11,000 industrial sites subject to the so-called Quotas Directive are collectively reducing their emissions. However, this is not necessarily because of the European emissions trading scheme (EU ETS). EURACTIV’s partner le Journal de l’Environnement reports.
Between 2017 and 2018, there was a 4% drop in greenhouse gas (GHG) emissions from 11,000 European industrial sites required to participate in the EU Emissions Trading Scheme (EU ETS). In the meantime, carbon emissions of the world’s twenty leading economic powers have seen a 2% increase.
Electricity vs. Industry
Would that mean Europe’s heavy industry and energy sector are at the forefront of the climate battle? It’s not that simple.
In a study published on 17 June, six carbon economy research centres attempted to assess the climatic efficiency of the EU ETS.
Looking at climate data from the European Commission’s directorate general dealing with environmental issues, researchers found that the reduction of emissions was mainly due to the electricity sector.
“Emissions from the combustion of fossil fuels – the vast majority of which are emissions linked to the production of electricity – decreased by 5.7% in 2018.”
At the same time, industrial carbon emissions only decreased by 0.7%.
But what are the reasons for the electricity sector being so influential?
The quantity of CO2 emitted per kWh produced fell by a quarter between 2005 and 2018. The industry gradually improved its carbon footprint. However, the performance of the industrial sector is “often confidential and difficult to verify.”
Another problem, according to the report’s authors, is that the reduction in emissions from power plants cannot be attributed to the European emissions trading market (EU ETS) as “it comes primarily from the deployment of renewable energies and the policies that support this deployment.”
Can the situation evolve positively?
That is hard to say as there are so many uncertainties. Although the average price of carbon emission allowances tripled between 2016 and 2018, it is still far from being able to encourage industrialists, for example, to develop cleaner production processes, even if existing ones are energy-intensive.
“By 2035, the manufacture of steel from hydrogen could generate €80-140 for every tonne of CO2 avoided.”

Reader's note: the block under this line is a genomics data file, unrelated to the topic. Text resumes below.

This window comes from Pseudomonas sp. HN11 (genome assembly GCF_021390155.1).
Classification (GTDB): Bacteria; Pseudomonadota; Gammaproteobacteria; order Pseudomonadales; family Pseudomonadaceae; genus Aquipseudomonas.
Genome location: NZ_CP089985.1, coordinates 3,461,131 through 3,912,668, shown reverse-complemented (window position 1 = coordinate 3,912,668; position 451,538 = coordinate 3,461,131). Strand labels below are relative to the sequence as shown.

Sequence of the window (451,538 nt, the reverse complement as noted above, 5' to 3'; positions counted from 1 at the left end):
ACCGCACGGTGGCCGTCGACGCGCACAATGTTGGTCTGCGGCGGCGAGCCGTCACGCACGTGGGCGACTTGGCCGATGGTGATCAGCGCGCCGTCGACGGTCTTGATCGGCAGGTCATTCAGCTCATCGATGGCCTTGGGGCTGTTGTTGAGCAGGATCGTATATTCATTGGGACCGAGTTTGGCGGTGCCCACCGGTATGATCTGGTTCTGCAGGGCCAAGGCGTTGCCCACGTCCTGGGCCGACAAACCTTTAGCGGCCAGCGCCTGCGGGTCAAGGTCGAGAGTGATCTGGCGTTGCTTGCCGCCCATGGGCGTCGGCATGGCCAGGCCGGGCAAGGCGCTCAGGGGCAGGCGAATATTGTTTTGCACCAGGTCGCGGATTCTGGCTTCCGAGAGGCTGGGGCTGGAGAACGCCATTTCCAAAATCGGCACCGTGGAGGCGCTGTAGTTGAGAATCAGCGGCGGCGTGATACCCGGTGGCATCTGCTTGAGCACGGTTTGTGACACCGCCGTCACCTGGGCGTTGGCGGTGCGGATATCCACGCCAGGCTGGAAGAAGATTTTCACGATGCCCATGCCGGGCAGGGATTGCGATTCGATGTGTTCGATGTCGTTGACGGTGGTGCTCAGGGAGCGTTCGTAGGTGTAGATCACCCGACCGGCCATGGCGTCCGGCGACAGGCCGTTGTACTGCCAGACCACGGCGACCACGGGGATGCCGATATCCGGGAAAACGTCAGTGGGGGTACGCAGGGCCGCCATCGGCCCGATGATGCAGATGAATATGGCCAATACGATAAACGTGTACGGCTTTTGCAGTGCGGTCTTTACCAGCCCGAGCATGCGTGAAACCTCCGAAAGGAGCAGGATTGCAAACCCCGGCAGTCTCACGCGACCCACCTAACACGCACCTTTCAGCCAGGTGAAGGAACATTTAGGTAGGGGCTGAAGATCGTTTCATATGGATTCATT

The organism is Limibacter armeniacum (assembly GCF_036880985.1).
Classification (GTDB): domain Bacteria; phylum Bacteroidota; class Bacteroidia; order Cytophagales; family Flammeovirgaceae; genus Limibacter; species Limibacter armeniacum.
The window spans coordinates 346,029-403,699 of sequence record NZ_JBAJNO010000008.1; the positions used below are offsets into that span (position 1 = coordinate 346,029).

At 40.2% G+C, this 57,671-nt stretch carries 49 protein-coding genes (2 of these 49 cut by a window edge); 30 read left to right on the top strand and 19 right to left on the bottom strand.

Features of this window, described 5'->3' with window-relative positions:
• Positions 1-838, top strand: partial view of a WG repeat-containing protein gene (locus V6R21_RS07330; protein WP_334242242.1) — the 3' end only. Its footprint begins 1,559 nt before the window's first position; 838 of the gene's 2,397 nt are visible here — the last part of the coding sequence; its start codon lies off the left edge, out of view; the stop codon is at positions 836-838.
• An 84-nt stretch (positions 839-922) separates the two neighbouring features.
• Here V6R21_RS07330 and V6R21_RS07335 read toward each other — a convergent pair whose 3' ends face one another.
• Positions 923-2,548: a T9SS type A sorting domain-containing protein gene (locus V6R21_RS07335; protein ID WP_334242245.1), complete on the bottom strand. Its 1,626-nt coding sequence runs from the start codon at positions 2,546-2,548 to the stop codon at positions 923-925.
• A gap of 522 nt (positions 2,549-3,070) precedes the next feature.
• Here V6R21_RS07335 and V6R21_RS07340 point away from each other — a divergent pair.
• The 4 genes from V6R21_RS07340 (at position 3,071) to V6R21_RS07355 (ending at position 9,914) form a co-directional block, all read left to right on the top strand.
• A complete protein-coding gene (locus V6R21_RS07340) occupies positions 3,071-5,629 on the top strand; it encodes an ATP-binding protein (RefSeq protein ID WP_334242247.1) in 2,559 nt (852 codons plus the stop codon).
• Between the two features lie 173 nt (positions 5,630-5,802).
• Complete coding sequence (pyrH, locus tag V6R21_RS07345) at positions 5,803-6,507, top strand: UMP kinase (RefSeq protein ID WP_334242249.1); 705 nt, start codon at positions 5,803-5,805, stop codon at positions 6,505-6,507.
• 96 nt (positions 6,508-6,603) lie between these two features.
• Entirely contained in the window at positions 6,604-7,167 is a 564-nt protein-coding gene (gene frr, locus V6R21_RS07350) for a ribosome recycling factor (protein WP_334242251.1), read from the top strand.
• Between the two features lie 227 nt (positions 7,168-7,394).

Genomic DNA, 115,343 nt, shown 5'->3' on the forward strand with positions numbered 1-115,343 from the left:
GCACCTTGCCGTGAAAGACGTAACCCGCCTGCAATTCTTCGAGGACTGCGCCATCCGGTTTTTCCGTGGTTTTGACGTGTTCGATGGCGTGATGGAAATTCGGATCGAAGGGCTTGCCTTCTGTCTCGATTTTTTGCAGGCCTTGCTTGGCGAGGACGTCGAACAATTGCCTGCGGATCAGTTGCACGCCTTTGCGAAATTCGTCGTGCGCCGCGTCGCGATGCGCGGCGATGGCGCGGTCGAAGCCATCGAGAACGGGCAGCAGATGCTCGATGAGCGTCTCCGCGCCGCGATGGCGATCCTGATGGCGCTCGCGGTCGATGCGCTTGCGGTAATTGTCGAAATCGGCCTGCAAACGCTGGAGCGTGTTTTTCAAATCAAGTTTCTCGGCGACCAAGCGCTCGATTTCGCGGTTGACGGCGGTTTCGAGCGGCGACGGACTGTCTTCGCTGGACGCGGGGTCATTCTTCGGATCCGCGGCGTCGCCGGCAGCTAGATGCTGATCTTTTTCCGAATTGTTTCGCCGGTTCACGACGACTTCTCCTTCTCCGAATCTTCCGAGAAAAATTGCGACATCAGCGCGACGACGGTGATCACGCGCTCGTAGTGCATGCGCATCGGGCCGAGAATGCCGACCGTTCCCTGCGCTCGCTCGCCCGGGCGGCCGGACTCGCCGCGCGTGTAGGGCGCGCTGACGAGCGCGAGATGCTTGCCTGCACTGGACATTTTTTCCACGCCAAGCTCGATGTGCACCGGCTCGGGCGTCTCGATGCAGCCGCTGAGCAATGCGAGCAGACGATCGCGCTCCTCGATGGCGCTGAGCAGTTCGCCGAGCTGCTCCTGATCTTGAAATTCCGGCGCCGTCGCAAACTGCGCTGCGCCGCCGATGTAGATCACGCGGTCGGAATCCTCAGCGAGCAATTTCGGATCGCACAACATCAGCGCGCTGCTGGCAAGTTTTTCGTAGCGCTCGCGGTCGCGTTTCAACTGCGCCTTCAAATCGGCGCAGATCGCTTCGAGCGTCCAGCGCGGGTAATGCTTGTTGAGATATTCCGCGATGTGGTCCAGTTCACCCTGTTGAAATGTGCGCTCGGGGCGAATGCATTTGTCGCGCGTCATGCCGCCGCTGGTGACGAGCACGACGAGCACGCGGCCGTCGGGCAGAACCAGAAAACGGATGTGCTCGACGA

Right now, the market price for this certificate is around €25.
Of course, most analysts believe that this price will continue to rise. But to what extent?
Assuming that the European Council on 20-21 June agrees to be more ambitious with regards to climate protection, by for example calling for a carbon neutral Europe by 2050, the EU27 will still have to emit less GHGs (-3 to -4% per year). This will inevitably lead to lower prices on the European carbon market.
The crystal ball of analysts is still unable to predict the consequences of Brexit on the European carbon market. Would the UK continue trading on the EU ETS, or would it mean that a British market, which may or may not depend on the EU system, would have to be created?
One could say that “all options are still on the table.” Such an analysis could also apply to the hypothetical integration or the linking of future mechanisms that will regulate emissions from international maritime and air transport sectors.
What if governments were to inject more money into a climate transition? This would not be a luxury given that the gaps between needs and credit lines are so wide.
In 2018 alone, the 28 EU member states recovered €14.2 billion from auctioning allowances, which was as much as they did between 2015 and 2017. About 80% of this sum has been allocated to support renewable energy and energy efficiency programmes.
However, things need to be improved, as the European Court of Auditors pointed out almost two years ago.